[0065] In comparison with HIV treatment methods used in the art, such as structured anti-retroviral treatment without immunization, the invention method provides several advantages. For example, by practice of the invention method, viral load can be reduced to a lower level, such as less than 10,000 copies/ml, less than 7500 or 5000 copies/ml, including less than 2500, 1000, 750, 500, 250, 100 or 50 copies/ml, during a period of withdrawal from retroviral treatment.

[0066] The invention method is also advantageous in delaying the rebound to an unacceptably high viral load, such as a viral load of >10,000, >15,000, >20,000, >50,000, >75,000 or >100,000 copies/ml, during the initial period or subsequent periods of withdrawal from retroviral treatment. Rebound to an unacceptably high viral load can be delayed, for example, by at least about 2 weeks, at least about 4, 6, 8, or more weeks, including several months, years or indefinitely, by practice of the invention method.

[0067] Yet another contemplated advantage of the invention method is a more rapid or more sustained increase in HIV-specific CD4 T cell counts, as compared to methods that involve withdrawal from anti-retroviral treatment alone.

[0068] A further contemplated advantage of the invention method is a reduction or delay in the development of one or more symptoms of acute HIV infection. The symptoms of acute HIV infection are well known in the art and include, for example, fever, headaches, sore throat, pharyngitis, generalized lymphadenopathy and rashes.

[0069] Additionally, contemplated advantages of the invention method include a reduction or delay in the development of AIDS symptoms, including AIDS-related opportunistic infections, and an extension of patient survival.

[0070] Further contemplated advantages are a higher degree of patient compliance with treatment, a lower cost of treatment, and a lower percentage of patients developing drug resistant strains of virus.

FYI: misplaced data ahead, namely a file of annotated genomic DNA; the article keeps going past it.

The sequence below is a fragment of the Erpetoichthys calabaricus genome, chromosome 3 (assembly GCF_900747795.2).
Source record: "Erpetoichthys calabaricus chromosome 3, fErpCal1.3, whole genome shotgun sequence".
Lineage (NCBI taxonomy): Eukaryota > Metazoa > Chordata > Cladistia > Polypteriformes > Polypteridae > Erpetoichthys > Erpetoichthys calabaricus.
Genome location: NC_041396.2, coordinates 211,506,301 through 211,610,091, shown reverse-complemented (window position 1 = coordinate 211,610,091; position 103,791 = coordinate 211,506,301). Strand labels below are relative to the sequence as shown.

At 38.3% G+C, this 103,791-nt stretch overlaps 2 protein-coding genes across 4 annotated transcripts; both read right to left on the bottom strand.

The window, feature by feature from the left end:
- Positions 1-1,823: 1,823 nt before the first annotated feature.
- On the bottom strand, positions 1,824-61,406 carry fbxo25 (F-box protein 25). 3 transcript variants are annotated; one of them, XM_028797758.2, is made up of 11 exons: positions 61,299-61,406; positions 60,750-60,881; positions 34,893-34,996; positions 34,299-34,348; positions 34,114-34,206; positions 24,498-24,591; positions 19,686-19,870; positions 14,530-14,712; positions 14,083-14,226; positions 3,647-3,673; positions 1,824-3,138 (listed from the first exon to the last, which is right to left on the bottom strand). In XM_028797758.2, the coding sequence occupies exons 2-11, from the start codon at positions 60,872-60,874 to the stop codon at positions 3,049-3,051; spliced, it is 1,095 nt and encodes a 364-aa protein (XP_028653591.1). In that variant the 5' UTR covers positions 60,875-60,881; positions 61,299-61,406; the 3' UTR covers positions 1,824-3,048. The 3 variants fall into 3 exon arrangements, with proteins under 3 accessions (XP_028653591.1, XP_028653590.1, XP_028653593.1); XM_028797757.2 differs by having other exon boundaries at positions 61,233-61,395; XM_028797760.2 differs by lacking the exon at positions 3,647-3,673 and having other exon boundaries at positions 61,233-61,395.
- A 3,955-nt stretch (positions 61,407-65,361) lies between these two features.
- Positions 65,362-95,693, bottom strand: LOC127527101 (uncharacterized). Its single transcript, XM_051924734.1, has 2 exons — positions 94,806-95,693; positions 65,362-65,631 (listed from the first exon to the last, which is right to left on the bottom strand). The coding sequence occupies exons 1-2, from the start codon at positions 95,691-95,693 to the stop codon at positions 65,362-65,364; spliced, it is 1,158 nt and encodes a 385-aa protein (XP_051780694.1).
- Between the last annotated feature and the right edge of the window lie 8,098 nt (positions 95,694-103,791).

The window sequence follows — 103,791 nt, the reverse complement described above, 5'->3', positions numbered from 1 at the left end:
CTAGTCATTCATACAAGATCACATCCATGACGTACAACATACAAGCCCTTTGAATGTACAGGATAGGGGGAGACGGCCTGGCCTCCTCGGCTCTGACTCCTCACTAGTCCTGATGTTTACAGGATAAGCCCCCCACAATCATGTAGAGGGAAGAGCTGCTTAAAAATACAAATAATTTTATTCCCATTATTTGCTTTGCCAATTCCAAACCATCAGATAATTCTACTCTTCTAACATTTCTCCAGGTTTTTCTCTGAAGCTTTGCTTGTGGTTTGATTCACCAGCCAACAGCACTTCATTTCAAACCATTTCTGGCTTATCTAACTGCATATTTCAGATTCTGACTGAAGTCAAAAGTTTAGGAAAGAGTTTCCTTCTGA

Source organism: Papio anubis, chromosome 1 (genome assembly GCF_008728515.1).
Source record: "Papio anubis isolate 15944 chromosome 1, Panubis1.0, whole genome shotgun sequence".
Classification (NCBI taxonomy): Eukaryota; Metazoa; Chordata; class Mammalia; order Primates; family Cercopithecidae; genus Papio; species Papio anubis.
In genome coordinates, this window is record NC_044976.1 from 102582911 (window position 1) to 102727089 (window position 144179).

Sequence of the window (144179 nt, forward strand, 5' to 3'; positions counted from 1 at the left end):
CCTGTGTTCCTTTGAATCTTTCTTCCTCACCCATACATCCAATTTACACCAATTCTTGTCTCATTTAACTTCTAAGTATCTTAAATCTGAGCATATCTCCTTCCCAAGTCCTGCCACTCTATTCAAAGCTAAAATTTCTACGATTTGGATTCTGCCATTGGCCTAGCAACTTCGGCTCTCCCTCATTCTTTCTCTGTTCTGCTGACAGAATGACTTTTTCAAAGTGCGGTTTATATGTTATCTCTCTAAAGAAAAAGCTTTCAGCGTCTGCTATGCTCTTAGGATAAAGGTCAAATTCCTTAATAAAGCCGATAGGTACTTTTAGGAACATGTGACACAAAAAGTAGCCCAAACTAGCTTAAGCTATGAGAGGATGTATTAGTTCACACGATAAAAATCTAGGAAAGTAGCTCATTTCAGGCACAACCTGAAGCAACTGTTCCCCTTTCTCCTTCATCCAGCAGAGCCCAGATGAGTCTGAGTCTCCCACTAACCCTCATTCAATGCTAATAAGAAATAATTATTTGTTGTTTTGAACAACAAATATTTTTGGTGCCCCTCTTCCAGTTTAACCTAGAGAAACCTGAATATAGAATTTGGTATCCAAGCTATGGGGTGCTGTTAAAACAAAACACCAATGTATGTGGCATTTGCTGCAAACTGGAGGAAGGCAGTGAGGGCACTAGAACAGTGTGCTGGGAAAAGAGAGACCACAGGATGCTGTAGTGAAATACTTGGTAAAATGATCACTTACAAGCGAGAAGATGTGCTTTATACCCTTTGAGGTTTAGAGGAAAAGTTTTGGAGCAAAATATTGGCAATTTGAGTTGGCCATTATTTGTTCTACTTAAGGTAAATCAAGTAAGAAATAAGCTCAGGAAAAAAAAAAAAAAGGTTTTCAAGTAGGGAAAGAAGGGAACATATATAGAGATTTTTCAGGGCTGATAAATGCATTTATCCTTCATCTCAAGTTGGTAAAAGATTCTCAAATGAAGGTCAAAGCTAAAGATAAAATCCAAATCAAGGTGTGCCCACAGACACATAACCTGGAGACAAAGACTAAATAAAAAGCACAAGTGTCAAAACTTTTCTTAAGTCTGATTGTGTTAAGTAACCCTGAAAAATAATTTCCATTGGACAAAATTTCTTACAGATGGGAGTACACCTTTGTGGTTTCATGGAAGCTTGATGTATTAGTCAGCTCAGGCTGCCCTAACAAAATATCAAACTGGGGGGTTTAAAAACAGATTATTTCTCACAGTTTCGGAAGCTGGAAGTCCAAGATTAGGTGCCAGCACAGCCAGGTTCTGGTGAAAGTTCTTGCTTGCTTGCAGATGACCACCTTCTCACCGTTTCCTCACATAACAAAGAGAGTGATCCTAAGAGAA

[0071] Additionally, it is expected that treatment by the invention method will result in fewer toxic side effects associated with long-term anti-retroviral drug treatment, including a reduction in cardiotoxicity, hyperlipidemia, hyperglycemia, lipodystrophy, insulin resistance, and other adverse effects described in the art.

[0072] The following examples are intended to illustrate but not limit the present invention.

EXAMPLE I

[0073] This example shows that therapeutic immunization with an HIV immunogen provides for an unexpectedly large decrease in viral load during a second period of anti-retroviral treatment withdrawal.

[0074] Eight chronically infected patients who were virologically suppressed on HAART (highly active anti-retroviral therapy) regimens, who previously had received REMUNE™ therapeutic immunizations were enrolled in an open label prosective study of structured treatment interruption (STI) of HAART.

[0075] Lymphocyte proliferative responses (LPR) to HIV p24 antigen, which is a measurement of CD4+ T helper cell activity, were assayed on fresh peripheral blood mononuclear cells (PBMCs). The baseline anti-p24 lymphocyte stimulation index (LSI), and LSI after the indicated number of REMUNE™ immunizations, are shown in Table 1. 1

TABLE 1
Number ofPre-Post-
REMUNE ™immunizationimmunization
PatientImmunizationsp24 LSIp24 LSI
169.631.48
292.5526.6
361.6394.09
460.45043.35
552.5822.46
610 1.5559.67
710 6.4744.78
891.0912.61